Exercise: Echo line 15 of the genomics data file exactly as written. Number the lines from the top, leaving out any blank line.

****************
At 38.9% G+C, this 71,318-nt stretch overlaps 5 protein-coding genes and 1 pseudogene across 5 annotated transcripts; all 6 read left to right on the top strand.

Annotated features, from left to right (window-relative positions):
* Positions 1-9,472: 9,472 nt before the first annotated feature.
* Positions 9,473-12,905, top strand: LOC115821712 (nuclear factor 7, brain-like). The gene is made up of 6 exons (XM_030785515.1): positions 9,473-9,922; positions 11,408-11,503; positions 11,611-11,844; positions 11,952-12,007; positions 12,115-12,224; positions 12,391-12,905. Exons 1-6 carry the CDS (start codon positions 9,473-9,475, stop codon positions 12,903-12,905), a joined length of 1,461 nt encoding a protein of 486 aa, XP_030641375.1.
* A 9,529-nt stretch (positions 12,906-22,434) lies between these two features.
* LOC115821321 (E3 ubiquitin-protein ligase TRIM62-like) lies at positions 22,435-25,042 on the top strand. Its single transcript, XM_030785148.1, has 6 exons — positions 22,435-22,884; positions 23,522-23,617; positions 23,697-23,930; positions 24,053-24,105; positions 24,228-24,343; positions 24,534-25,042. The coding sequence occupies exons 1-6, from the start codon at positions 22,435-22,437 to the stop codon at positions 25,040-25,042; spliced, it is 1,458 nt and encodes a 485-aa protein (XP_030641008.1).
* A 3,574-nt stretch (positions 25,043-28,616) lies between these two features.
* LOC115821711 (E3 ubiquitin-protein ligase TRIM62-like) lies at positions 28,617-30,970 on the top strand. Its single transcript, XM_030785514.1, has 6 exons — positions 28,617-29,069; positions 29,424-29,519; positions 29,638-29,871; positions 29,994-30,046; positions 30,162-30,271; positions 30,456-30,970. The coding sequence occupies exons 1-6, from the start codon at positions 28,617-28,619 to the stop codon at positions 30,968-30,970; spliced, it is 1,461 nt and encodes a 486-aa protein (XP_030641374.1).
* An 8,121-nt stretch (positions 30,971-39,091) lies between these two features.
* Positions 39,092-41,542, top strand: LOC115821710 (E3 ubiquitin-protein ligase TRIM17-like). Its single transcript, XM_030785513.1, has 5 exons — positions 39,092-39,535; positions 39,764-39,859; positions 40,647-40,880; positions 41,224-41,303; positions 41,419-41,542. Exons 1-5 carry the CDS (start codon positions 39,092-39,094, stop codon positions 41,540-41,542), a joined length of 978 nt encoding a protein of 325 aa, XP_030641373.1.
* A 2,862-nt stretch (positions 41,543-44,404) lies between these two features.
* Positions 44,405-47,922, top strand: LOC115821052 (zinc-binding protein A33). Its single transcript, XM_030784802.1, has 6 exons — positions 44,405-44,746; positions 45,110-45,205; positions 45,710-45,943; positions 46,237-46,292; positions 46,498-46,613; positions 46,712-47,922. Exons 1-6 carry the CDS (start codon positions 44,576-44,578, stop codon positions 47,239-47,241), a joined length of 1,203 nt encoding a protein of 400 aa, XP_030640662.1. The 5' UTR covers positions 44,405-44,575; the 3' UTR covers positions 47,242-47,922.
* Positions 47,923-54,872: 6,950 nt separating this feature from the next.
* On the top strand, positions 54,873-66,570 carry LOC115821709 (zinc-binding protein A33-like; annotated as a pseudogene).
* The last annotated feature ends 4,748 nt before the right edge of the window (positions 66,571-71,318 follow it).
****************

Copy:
* The last annotated feature ends 4,748 nt before the right edge of the window (positions 66,571-71,318 follow it).